Abstract: The aim of this paper is to investigate written mixed-language discourse. Literature provides convincing evidence that in the field of language contact and bilingualism studies written data have always been considered inferior to spoken data. The lack of interest in studying written language to gain wider knowledge of intentional language alternation in written discourse stimulated the present research, which aims to follow the new approach suggested by Sebba, who suggests that visual and spatial elements of particular written language samples should also be included in the study of written mixed-language texts, since they can provide important contextualization cues. The resources for the research to study intentional code-switching/code mixing include one issue of the Bulletin of the Hungarian Community in New Zealand entitled Magyar Szó (Hungarian Word), and two issues from the newspaper Magyar Élet (Hungarian Life) published in Australia by the Hungarian community. I came to the conclusion that purposeful language mixing on behalf of the contributors to the newspaper can be considered deliberate in the sense that their intention must be rational, expedient, and the language choice must have relevance in order for the content of the texts to be successfully communicated.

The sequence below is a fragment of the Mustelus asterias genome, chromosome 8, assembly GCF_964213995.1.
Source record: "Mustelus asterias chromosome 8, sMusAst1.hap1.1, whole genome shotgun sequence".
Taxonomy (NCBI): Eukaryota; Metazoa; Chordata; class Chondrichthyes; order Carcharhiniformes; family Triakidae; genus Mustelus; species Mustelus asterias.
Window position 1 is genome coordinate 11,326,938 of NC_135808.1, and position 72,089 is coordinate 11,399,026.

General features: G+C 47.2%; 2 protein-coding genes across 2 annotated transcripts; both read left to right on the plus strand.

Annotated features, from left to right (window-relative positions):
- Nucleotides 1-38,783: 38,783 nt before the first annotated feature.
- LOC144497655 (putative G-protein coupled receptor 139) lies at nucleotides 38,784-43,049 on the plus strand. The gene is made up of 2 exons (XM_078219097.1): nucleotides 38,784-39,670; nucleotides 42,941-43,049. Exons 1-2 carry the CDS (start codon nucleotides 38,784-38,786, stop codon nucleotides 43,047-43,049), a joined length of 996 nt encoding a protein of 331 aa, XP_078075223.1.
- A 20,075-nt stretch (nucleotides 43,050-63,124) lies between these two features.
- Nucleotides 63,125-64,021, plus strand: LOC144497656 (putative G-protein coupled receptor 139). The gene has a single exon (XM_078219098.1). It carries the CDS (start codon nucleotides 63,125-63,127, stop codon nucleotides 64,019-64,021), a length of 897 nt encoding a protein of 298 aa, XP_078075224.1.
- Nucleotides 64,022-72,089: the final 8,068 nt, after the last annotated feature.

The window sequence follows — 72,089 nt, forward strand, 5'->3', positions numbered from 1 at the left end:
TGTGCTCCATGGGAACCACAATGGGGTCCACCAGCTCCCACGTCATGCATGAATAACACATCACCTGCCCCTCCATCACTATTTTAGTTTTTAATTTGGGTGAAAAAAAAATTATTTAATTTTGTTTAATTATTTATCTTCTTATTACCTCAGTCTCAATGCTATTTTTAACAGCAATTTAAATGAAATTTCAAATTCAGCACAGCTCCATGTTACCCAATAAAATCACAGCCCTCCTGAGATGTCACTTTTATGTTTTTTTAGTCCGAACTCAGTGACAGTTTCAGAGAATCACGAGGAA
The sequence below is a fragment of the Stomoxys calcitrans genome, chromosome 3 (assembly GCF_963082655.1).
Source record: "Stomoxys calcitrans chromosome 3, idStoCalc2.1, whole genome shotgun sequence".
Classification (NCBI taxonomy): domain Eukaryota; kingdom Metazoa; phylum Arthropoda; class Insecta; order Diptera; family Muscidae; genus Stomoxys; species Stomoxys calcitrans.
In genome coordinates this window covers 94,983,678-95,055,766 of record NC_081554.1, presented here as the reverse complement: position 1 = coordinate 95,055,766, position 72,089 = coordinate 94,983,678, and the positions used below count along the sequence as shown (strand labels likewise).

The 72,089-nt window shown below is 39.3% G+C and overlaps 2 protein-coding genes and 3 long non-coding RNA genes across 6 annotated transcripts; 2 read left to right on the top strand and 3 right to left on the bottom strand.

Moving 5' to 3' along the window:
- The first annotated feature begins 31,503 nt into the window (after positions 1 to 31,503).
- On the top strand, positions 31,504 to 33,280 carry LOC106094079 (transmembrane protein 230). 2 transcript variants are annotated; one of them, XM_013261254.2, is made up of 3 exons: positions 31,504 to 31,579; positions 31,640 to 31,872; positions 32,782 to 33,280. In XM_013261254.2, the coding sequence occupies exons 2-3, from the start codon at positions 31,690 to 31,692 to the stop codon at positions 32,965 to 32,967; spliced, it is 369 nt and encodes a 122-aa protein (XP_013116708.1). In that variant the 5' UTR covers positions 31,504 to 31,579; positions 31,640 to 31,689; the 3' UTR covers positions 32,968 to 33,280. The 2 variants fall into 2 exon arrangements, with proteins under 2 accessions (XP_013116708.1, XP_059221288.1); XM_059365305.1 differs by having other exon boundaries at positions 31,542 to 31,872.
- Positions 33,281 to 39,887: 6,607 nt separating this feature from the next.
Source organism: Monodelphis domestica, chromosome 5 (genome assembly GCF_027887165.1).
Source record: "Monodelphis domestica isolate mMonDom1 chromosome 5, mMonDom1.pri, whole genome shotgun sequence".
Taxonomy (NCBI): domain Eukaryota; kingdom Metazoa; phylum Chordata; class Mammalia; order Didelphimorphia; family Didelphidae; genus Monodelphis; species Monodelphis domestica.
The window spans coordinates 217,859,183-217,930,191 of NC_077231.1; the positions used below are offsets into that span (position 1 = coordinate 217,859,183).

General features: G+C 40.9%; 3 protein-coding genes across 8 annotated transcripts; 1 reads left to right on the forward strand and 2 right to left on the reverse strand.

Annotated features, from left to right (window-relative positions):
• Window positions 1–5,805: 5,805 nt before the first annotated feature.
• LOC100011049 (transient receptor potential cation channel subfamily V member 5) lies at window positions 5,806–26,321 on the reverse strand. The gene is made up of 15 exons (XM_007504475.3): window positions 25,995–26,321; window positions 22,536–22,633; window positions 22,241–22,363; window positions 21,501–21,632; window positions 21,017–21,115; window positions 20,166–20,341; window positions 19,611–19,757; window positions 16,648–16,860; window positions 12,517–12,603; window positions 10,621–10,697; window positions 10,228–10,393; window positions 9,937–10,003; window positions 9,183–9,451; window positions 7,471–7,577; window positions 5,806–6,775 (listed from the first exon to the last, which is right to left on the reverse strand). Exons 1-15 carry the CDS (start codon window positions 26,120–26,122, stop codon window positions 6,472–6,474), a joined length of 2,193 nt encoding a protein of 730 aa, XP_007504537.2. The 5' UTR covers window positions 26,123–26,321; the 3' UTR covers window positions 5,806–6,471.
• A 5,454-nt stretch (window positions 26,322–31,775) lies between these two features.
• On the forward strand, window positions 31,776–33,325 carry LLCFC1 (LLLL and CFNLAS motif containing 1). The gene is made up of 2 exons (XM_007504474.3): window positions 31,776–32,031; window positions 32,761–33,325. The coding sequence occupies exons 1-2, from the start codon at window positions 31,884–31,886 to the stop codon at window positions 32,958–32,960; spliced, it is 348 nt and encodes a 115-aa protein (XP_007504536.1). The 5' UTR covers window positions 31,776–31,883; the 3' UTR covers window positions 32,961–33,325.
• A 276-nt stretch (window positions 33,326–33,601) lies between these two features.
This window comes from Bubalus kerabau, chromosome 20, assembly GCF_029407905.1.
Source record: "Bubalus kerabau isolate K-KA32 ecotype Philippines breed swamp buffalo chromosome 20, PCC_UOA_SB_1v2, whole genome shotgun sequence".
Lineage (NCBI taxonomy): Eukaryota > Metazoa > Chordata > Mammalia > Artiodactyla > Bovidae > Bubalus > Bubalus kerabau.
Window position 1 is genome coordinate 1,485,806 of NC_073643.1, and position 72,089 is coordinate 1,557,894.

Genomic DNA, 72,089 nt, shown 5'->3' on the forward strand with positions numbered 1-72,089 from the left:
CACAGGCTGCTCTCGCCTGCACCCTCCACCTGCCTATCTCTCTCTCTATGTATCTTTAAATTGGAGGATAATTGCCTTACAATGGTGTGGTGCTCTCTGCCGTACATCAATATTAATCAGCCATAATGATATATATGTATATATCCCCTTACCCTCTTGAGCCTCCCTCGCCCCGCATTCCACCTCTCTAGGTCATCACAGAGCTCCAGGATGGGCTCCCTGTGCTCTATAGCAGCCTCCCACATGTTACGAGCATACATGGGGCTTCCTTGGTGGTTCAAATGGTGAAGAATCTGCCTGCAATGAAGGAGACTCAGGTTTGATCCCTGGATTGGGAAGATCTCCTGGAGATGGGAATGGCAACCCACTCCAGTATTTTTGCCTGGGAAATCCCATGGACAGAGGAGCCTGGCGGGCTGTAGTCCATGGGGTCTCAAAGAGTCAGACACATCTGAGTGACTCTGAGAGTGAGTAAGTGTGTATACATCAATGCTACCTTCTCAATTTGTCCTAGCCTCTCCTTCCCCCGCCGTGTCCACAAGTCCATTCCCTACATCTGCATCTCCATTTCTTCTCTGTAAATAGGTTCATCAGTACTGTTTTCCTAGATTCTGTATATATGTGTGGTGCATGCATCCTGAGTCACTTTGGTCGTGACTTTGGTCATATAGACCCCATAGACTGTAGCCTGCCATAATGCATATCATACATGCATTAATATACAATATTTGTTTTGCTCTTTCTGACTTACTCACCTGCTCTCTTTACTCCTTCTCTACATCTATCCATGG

Keywords: bilingualism, written discourse, language alternation
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